Ours is a mainstream press that doesn’t bat an eye about running with “fake but accurate” stories about the mishandling of the Koran by soldiers at Guantanamo, yet can’t be bothered to report anything decent, positive, or even vaguely heroic routinely performed every day by the American military all over the world.
We have met the enemy, and he is us.
The soldiers in Iraq have been given an impossible task -- not by the CinC -- but by the MsM: They must fight a “culturally sensitive” war under a politically correct microscope, all while operating under the fisheye lens of the 24-hour news cycle.
At the risk of their own lives, the troops must protect museums, mosques, and medical facilities even as the insurgents use them as cover for their attacks. They must observe the rules of warfare to the point of absurdity while the enemy openly flouts them. And lest they feel the wrath of media condemnation, they must treat captured terrorists like visiting heads of state. Meanwhile, the Islamists -- being old-fashioned, of course-- prefer the time honored method of prisoner care: cutting off their heads.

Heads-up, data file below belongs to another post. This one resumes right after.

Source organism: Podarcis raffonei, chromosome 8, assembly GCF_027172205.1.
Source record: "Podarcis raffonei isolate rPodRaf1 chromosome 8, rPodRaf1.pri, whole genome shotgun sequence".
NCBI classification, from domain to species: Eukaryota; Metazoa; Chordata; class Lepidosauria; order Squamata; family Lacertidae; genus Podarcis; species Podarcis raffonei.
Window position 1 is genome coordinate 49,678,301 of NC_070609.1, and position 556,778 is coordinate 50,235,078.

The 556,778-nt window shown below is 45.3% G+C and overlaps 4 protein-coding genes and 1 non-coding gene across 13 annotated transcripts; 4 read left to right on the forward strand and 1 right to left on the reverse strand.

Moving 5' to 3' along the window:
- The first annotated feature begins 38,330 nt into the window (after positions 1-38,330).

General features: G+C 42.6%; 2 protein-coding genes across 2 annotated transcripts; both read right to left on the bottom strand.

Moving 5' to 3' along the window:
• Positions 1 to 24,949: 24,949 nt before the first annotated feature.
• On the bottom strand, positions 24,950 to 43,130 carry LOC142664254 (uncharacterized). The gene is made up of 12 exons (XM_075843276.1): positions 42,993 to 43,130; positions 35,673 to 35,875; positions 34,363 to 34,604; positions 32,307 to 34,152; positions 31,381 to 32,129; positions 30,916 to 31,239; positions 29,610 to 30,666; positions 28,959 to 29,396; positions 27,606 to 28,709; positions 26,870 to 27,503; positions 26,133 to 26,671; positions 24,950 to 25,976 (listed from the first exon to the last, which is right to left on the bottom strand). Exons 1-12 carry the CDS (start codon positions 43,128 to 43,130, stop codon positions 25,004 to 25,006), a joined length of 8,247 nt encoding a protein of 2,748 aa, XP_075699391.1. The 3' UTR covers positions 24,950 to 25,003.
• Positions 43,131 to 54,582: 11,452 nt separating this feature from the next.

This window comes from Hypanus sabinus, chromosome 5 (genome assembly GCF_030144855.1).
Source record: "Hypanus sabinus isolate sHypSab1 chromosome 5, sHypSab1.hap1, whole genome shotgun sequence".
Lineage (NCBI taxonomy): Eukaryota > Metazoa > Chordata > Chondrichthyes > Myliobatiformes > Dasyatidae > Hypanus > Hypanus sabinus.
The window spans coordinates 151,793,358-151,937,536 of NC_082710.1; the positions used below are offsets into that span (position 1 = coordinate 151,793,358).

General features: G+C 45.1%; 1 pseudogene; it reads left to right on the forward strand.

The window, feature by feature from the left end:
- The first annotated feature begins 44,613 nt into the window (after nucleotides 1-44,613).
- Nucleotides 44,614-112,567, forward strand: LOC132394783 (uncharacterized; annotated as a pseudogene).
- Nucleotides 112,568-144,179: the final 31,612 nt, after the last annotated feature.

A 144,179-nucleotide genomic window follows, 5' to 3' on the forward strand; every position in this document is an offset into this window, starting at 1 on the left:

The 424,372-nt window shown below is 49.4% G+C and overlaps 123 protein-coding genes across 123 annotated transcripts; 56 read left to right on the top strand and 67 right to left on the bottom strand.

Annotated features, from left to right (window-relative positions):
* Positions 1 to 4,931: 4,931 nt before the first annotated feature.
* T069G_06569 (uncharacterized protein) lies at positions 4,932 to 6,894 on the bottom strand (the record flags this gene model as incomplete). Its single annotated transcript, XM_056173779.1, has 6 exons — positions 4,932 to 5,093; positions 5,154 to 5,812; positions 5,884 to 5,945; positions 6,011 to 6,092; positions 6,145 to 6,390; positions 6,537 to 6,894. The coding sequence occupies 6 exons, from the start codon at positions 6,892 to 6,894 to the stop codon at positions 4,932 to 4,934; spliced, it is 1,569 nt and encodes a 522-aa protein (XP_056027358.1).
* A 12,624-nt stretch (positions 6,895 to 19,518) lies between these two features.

The mainstream press has thrown a fit over the Defense Department’s policy on restricting the release of photos depicting American service members who return home in flag-draped caskets. Are we truly to believe their earnest claims -- that they only wish to “honor” our war dead -- or is antiwar exploitation their true aim?
Newsroom producers crave these emotive pictures to sensationalize a death toll that their daily tickers have not sufficiently brought home to bear on the public conscience. Yet even their obsession with American and Iraqi body counts simply doesn’t hold up to the light of historical scrutiny and the average cost of freedom throughout our nation’s history.